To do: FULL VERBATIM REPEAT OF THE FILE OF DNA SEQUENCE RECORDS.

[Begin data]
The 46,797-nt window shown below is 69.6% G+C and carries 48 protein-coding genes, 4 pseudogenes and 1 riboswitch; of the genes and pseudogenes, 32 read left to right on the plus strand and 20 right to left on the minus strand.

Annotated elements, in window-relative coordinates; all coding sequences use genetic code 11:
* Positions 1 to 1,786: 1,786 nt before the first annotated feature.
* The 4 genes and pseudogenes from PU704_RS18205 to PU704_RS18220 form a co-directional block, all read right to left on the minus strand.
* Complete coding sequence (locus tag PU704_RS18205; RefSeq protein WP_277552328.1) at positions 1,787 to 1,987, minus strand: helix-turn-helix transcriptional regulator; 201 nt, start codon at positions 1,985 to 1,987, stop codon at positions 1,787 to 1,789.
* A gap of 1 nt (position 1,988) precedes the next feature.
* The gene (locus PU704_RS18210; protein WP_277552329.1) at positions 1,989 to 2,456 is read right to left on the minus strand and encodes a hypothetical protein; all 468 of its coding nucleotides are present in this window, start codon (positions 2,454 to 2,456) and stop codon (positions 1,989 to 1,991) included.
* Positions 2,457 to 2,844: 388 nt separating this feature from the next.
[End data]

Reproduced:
The 46,797-nt window shown below is 69.6% G+C and carries 48 protein-coding genes, 4 pseudogenes and 1 riboswitch; of the genes and pseudogenes, 32 read left to right on the plus strand and 20 right to left on the minus strand.

Annotated elements, in window-relative coordinates; all coding sequences use genetic code 11:
* Positions 1 to 1,786: 1,786 nt before the first annotated feature.
* The 4 genes and pseudogenes from PU704_RS18205 to PU704_RS18220 form a co-directional block, all read right to left on the minus strand.
* Complete coding sequence (locus tag PU704_RS18205; RefSeq protein WP_277552328.1) at positions 1,787 to 1,987, minus strand: helix-turn-helix transcriptional regulator; 201 nt, start codon at positions 1,985 to 1,987, stop codon at positions 1,787 to 1,789.
* A gap of 1 nt (position 1,988) precedes the next feature.
* The gene (locus PU704_RS18210; protein WP_277552329.1) at positions 1,989 to 2,456 is read right to left on the minus strand and encodes a hypothetical protein; all 468 of its coding nucleotides are present in this window, start codon (positions 2,454 to 2,456) and stop codon (positions 1,989 to 1,991) included.
* Positions 2,457 to 2,844: 388 nt separating this feature from the next.